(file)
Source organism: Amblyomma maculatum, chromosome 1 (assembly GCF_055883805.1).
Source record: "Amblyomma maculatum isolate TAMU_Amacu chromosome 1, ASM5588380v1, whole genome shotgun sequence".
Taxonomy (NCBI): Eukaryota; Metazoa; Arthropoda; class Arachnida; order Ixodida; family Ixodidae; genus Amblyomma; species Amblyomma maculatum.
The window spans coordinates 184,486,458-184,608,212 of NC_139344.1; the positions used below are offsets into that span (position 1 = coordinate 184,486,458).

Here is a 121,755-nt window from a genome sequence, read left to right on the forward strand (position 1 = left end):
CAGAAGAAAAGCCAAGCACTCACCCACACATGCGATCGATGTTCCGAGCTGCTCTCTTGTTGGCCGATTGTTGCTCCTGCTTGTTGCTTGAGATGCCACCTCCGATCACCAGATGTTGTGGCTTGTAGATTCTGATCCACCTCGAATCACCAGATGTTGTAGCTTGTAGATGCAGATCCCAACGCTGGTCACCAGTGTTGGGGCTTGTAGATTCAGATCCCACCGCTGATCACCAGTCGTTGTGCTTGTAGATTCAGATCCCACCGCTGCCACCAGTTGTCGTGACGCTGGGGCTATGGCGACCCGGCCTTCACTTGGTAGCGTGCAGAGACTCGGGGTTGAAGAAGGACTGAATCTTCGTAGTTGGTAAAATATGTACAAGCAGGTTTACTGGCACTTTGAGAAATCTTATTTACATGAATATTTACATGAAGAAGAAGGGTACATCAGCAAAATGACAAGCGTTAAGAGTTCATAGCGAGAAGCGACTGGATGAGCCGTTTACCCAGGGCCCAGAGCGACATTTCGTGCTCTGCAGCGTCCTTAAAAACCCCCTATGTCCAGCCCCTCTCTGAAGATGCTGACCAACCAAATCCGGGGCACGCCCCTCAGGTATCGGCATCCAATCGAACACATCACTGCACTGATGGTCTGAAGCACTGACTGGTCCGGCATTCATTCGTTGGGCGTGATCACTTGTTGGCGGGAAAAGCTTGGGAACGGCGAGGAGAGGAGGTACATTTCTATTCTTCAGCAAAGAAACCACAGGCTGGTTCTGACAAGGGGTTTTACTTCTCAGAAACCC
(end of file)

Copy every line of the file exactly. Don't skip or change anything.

Source organism: Amblyomma maculatum, chromosome 1 (assembly GCF_055883805.1).
Source record: "Amblyomma maculatum isolate TAMU_Amacu chromosome 1, ASM5588380v1, whole genome shotgun sequence".
Taxonomy (NCBI): Eukaryota; Metazoa; Arthropoda; class Arachnida; order Ixodida; family Ixodidae; genus Amblyomma; species Amblyomma maculatum.
The window spans coordinates 184,486,458-184,608,212 of NC_139344.1; the positions used below are offsets into that span (position 1 = coordinate 184,486,458).

Here is a 121,755-nt window from a genome sequence, read left to right on the forward strand (position 1 = left end):
CAGAAGAAAAGCCAAGCACTCACCCACACATGCGATCGATGTTCCGAGCTGCTCTCTTGTTGGCCGATTGTTGCTCCTGCTTGTTGCTTGAGATGCCACCTCCGATCACCAGATGTTGTGGCTTGTAGATTCTGATCCACCTCGAATCACCAGATGTTGTAGCTTGTAGATGCAGATCCCAACGCTGGTCACCAGTGTTGGGGCTTGTAGATTCAGATCCCACCGCTGATCACCAGTCGTTGTGCTTGTAGATTCAGATCCCACCGCTGCCACCAGTTGTCGTGACGCTGGGGCTATGGCGACCCGGCCTTCACTTGGTAGCGTGCAGAGACTCGGGGTTGAAGAAGGACTGAATCTTCGTAGTTGGTAAAATATGTACAAGCAGGTTTACTGGCACTTTGAGAAATCTTATTTACATGAATATTTACATGAAGAAGAAGGGTACATCAGCAAAATGACAAGCGTTAAGAGTTCATAGCGAGAAGCGACTGGATGAGCCGTTTACCCAGGGCCCAGAGCGACATTTCGTGCTCTGCAGCGTCCTTAAAAACCCCCTATGTCCAGCCCCTCTCTGAAGATGCTGACCAACCAAATCCGGGGCACGCCCCTCAGGTATCGGCATCCAATCGAACACATCACTGCACTGATGGTCTGAAGCACTGACTGGTCCGGCATTCATTCGTTGGGCGTGATCACTTGTTGGCGGGAAAAGCTTGGGAACGGCGAGGAGAGGAGGTACATTTCTATTCTTCAGCAAAGAAACCACAGGCTGGTTCTGACAAGGGGTTTTACTTCTCAGAAACCC